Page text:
Still the question remains: why has this traditionalist movement taken the particular form it has? One critic who has addressed these issues is Frances FitzGerald. In a New Yorker profile of the Reverend Jerry Falwell,1 she focuses on the contrast between the fundamentalists’ gloomy, apocalyptic theology and their optimistic, middle-class values.
In addition to their much noted rejection of Darwinian science and their belief in the inerrancy of the Bible, most fundamentalists today subscribe to the doctrine of dispensational pre-millennialism. This teaches that the world is now very close to the reign of the anti-Christ prophesied in the Book of Daniel. It is during this period that Christ will at last return to earth and lead his righteous armies against the forces of evil. In preparation for his return, fundamentalists seek to be part of the “saving remnant” of true believers who will be spared the horror of the final apocalyptic struggle. Thus, fundamentalists describe themselves as living “in” but not “of” this world, as set apart from the doomed civilization in which they happen to find themselves. It is partly in accordance with this belief that they refrain from such worldly activities as smoking, dancing, listening to rock music, and watching movies or television.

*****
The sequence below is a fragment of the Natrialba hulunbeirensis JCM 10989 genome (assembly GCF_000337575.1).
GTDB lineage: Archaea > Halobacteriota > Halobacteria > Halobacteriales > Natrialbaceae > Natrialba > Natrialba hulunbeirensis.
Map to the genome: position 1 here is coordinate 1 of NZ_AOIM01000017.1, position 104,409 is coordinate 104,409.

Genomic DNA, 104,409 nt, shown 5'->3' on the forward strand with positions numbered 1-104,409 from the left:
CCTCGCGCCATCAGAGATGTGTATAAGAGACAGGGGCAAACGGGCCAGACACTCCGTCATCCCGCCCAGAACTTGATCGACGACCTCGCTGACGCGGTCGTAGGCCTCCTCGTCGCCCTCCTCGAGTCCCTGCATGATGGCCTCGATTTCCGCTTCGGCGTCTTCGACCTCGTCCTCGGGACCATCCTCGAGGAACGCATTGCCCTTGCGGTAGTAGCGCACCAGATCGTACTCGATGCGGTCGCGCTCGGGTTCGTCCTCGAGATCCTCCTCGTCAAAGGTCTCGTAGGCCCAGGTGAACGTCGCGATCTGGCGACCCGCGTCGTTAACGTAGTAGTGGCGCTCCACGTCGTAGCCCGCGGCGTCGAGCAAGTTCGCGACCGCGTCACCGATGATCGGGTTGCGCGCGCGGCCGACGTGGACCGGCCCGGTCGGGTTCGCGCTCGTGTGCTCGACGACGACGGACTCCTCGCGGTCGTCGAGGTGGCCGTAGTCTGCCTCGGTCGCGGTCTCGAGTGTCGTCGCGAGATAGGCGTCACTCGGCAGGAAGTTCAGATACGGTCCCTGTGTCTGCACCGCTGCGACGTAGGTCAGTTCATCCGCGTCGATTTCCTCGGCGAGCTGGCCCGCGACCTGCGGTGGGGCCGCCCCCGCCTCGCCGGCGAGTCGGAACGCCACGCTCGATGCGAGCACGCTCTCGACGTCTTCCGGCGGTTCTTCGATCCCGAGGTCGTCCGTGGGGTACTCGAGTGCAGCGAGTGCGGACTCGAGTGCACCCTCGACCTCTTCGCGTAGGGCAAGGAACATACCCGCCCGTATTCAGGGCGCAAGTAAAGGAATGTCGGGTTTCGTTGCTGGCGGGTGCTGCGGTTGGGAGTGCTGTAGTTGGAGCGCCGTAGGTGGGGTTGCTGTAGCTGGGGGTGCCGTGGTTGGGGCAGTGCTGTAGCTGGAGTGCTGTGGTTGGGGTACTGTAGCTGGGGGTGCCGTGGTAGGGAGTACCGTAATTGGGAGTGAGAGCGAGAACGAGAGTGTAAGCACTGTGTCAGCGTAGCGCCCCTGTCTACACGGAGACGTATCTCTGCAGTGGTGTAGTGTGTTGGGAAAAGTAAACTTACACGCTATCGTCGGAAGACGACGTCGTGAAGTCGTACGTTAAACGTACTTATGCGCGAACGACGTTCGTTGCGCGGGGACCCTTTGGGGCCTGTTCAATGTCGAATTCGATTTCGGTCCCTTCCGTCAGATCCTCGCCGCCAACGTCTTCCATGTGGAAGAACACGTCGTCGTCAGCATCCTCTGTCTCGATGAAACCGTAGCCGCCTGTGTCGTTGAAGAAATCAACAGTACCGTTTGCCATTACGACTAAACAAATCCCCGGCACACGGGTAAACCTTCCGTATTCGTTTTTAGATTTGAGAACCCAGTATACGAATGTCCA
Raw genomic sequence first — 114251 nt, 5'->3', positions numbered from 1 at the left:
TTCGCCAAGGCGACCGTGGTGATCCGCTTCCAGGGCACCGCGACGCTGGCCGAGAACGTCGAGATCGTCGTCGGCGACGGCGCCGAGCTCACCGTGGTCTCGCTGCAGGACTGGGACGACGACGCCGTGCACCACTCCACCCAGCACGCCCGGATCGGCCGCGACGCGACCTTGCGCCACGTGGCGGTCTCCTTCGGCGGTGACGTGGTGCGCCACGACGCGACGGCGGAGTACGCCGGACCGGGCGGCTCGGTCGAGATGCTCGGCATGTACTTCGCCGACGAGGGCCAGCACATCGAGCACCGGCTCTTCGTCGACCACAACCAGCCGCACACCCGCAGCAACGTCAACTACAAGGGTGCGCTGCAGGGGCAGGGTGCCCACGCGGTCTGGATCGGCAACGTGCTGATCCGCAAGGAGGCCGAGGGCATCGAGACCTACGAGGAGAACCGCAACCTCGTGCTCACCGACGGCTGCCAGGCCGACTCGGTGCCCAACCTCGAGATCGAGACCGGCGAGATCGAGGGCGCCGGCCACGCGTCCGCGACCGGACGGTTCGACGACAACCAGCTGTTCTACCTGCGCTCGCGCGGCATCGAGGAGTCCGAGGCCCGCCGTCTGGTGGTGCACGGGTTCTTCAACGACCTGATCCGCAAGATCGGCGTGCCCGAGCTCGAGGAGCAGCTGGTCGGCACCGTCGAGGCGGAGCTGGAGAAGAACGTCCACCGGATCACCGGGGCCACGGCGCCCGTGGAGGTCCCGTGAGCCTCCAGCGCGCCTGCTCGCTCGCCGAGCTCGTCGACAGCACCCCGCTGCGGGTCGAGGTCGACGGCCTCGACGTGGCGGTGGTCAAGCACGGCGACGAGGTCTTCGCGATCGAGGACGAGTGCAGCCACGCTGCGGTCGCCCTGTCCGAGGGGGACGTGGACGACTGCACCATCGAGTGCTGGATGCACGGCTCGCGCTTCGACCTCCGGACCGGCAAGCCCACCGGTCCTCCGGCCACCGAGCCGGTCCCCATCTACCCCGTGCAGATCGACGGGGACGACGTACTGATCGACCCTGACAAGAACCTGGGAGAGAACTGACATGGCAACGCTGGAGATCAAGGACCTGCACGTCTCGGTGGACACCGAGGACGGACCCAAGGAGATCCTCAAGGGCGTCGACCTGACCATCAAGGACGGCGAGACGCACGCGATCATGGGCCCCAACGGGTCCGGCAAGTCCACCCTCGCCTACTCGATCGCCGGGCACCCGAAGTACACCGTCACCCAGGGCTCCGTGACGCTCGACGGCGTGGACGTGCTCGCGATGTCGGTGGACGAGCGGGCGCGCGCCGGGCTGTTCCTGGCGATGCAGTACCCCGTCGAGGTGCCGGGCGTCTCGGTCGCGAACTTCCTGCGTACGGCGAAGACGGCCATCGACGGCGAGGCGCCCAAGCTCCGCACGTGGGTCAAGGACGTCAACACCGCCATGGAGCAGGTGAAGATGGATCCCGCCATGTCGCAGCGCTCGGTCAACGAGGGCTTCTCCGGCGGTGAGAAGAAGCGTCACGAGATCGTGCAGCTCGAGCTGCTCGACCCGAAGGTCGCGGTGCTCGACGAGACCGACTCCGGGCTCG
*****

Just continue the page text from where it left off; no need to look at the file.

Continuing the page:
Yet while preoccupied with setting themselves apart, fundamentalists also seem intent on participating in American society. Frances FitzGerald focuses on the strong middle-class aspirations of Falwell and his congregation in Lynchburg, Virginia. These people are “clerical workers, technicians, and small businessmen, and skilled and semi-skilled workers in the new factories.” Although they may not have matched Falwell’s own material achievements—he is often photographed wearing expensive clothes and standing beside his swimming pool and impressive house—they identify with them. Like most of his congregation, Falwell has known difficult times growing up in a rural area long untouched by postwar prosperity. Today, however, Lynchburg is part of the New South. It is a place where ordinary citizens earn enough to support modest but comfortable homes on clean and pleasant streets. Having known what it is like to be on the edge, Falwell and his congregation clearly relish their new place within the mainstream.